Abu Dhabi, UAESunday 20 September 2020

CORONAVIRUS

Coronavirus: Affordable Dubai schools find creative ways to open amid Covid-19

Clear guidelines from Dubai regulators helped smooth the process despite limited budgets

Limited budgets, building in-house clinics and hiring nurses were among the requirements affordable schools in Dubai had to contend with when preparing for the next school year.

Some schools closed sections of their buildings to cut utility costs, while others made in-house signage and posters with the help of teachers and pupils to reduce costs.

Thousands of pupils returned to school in August and the Knowledge and Human Development Authority – Dubai's private schools regulator – released a raft of safety measures to limit the spread of Covid-19.

For many schools, implementing these rules meant significant financial commitments, even with limited resources.

Support and clear guidelines from health and education authorities has helped schools prepare.

"We had to set up a small isolation room, a consultation room and all of this is a big expense for an affordable school," said Shiny Davison, director of learning at Gulf Model School in Dubai, which charges Dh356 a month for kindergarten to Dh647 for grade 12.

Of 2,300 pupils enrolled at the school, 300 pupils are back for in-person classes and Ms Davison said the school went over its budget to equip a clinic and recruit healthcare professionals.

"Earlier for 1,000 children, we needed to have a permanent doctor but according to the requirements we now have one doctor and three nurses," she said.

"We had to include an extra nurse and setting up an isolation room was a challenge for an affordable school... It was a necessity and we did it.

"It was difficult for us to get nurses as the majority of these were employed at hospitals during the pandemic."

Shiny Davison, director of learning at Gulf Model School in Dubai. Building an isolation room was a challenge, she said. Antonie Robertson / The National
Shiny Davison, director of learning at Gulf Model School in Dubai. Building an isolation room was a challenge, she said. Antonie Robertson / The National

Ms Davison said the school spent between Dh10,000 and Dh20,000 to prepare the clinic.

The school’s pupils and staff designed their signage and posters for social distancing and handwashing, and printed these in-house.

Indian High School, a non-profit facility, has more than 17,000 pupils, making it the UAE’s largest school. To meet safety measures, the school is operating at 50 per cent capacity for in-person classes. Pupils attend the school on certain days of the week.

"We are one of the most economic schools in the region with an average fee point of Dh550 per month," said the chief executive of Indian High School, Punit Vasu.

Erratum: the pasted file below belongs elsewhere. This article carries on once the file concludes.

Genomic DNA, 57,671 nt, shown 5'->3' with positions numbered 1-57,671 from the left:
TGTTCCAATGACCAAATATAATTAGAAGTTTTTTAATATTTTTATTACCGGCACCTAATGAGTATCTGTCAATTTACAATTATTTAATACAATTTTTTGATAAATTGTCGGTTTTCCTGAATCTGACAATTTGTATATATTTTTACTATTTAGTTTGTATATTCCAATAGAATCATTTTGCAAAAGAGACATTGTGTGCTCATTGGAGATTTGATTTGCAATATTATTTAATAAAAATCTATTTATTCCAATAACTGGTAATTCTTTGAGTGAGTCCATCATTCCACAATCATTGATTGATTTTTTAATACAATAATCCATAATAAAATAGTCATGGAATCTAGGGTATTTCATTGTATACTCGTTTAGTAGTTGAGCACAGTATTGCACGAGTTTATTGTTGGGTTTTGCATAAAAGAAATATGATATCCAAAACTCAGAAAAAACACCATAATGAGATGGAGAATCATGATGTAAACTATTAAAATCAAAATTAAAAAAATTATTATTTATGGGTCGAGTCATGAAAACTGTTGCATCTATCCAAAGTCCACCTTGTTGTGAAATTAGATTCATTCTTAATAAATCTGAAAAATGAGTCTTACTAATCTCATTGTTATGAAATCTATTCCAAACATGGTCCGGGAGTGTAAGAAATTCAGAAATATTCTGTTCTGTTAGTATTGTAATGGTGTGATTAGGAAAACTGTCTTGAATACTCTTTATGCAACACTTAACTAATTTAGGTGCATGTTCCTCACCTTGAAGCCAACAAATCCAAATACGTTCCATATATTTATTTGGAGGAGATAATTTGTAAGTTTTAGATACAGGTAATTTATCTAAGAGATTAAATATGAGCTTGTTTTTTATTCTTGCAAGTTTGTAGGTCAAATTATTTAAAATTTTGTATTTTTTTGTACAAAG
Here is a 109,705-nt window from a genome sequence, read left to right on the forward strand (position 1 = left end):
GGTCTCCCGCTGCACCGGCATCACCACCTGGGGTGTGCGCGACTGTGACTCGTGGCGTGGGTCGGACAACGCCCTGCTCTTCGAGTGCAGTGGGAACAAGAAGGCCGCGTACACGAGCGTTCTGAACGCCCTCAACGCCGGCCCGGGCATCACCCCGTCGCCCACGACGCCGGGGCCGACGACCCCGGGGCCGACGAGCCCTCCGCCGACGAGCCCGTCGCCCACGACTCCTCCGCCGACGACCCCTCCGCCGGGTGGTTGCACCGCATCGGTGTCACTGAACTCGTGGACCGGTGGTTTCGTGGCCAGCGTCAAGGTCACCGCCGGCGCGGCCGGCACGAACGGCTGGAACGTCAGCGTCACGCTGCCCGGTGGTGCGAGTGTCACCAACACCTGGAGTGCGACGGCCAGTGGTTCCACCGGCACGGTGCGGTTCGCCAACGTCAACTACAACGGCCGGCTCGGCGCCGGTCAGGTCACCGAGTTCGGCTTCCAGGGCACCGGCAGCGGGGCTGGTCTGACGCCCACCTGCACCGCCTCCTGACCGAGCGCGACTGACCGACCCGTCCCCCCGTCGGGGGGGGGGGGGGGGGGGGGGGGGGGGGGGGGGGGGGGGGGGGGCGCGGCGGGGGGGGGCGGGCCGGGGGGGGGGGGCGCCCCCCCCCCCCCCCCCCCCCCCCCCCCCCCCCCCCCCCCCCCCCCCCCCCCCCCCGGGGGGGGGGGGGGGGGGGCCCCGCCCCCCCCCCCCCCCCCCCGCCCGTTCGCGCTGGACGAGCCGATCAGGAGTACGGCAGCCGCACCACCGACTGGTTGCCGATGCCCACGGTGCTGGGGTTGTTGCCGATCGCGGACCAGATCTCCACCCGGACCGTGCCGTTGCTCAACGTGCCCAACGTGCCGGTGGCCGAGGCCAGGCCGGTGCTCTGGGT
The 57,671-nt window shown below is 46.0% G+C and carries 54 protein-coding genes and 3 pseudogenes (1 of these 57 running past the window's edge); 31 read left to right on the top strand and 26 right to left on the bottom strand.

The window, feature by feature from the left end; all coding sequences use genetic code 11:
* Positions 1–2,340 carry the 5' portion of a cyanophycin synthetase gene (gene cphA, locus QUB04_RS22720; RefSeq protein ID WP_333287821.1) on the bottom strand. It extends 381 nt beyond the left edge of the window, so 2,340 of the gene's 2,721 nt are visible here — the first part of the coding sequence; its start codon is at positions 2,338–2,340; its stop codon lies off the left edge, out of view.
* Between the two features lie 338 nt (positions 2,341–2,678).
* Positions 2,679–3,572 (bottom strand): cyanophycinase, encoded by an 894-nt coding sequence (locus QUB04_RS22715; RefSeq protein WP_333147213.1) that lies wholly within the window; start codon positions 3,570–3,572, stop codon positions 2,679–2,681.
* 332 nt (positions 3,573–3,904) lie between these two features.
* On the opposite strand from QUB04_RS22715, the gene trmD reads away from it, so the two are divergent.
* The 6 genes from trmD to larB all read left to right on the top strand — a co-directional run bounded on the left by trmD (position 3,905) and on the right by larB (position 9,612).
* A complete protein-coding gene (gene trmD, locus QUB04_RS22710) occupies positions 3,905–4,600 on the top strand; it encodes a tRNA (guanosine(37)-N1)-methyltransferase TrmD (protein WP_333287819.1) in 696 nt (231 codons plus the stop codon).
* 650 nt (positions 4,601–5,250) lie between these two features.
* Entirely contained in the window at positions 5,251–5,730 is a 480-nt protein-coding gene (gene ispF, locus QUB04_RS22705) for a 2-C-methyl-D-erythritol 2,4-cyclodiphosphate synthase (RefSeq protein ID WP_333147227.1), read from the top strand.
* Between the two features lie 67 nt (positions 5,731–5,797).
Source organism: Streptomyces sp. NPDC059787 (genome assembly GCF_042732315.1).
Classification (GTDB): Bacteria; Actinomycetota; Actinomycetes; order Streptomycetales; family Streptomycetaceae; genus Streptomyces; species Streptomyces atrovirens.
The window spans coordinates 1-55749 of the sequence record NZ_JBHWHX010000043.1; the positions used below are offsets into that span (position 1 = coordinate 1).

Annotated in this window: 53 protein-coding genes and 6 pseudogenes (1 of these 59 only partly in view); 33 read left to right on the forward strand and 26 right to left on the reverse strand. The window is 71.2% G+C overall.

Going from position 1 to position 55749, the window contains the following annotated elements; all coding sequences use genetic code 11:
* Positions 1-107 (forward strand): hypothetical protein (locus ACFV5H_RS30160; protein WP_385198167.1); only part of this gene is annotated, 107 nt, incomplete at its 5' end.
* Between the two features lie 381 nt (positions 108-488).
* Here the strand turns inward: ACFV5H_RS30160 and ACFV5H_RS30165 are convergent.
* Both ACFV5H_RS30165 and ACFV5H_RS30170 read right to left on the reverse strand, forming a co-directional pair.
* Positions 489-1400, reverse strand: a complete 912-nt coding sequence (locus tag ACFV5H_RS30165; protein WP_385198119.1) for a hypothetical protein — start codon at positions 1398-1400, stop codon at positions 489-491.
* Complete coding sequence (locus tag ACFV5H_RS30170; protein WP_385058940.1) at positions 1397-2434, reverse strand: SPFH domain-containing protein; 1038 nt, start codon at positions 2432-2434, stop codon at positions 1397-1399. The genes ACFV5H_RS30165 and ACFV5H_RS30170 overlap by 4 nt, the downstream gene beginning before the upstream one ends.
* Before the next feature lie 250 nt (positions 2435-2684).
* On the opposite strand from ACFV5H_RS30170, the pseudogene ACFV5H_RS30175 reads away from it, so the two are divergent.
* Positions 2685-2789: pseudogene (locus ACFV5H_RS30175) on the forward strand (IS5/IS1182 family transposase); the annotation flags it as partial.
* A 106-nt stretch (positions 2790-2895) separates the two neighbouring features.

"The safety measures [announced by authorities] were not very cost prohibitive. The guidelines were such that all schools could follow."

Around 3,000 to 4,000 pupils are back at the school for in-person classes.

"Our biggest challenge was that just before schools reopened the number of Covid-19 cases spiked. This was demotivating for us and for parents," he said.

The school created awareness videos and informed parents through online groups.

Affordable schools are cutting costs by using resources wisely, said Rashmi Nandkeolyar, principal of Delhi Private School in Dubai which has more than 3,800 pupils. The school charges Dh10,298 per year for kindergarten and Dh14,416 for grade 12.

"We closed one block, which meant we saved on electricity and water bills," said Ms Nandkeolyar.

She said a key task for affordable schools was following social distancing restrictions.

"We cannot have 4,000 pupils on the campus at the same time as we do not have space," said Ms Nandkeolyar.

At present, pupils are at the school for-person classes twice a week while many join online.

At The Winchester School in Jebel Ali, where annual fees ranged from Dh13,800 for foundation stage one to Dh30,800 for year 13, around 900 of 4,200 pupils were at the school for in-person classes daily.

Bringing all pupils back was a priority for the school where pupils have been divided in two groups and attend in-person classes two-three days a week.

"We cannot have all pupils in every day of the week so we have made groups," said Meenakshi Dahiya, principal at the school.

Though parents had committed to in-person classes, some went back on the decision due the recent rise in cases, she said.

Updated: September 13, 2020 09:57 AM

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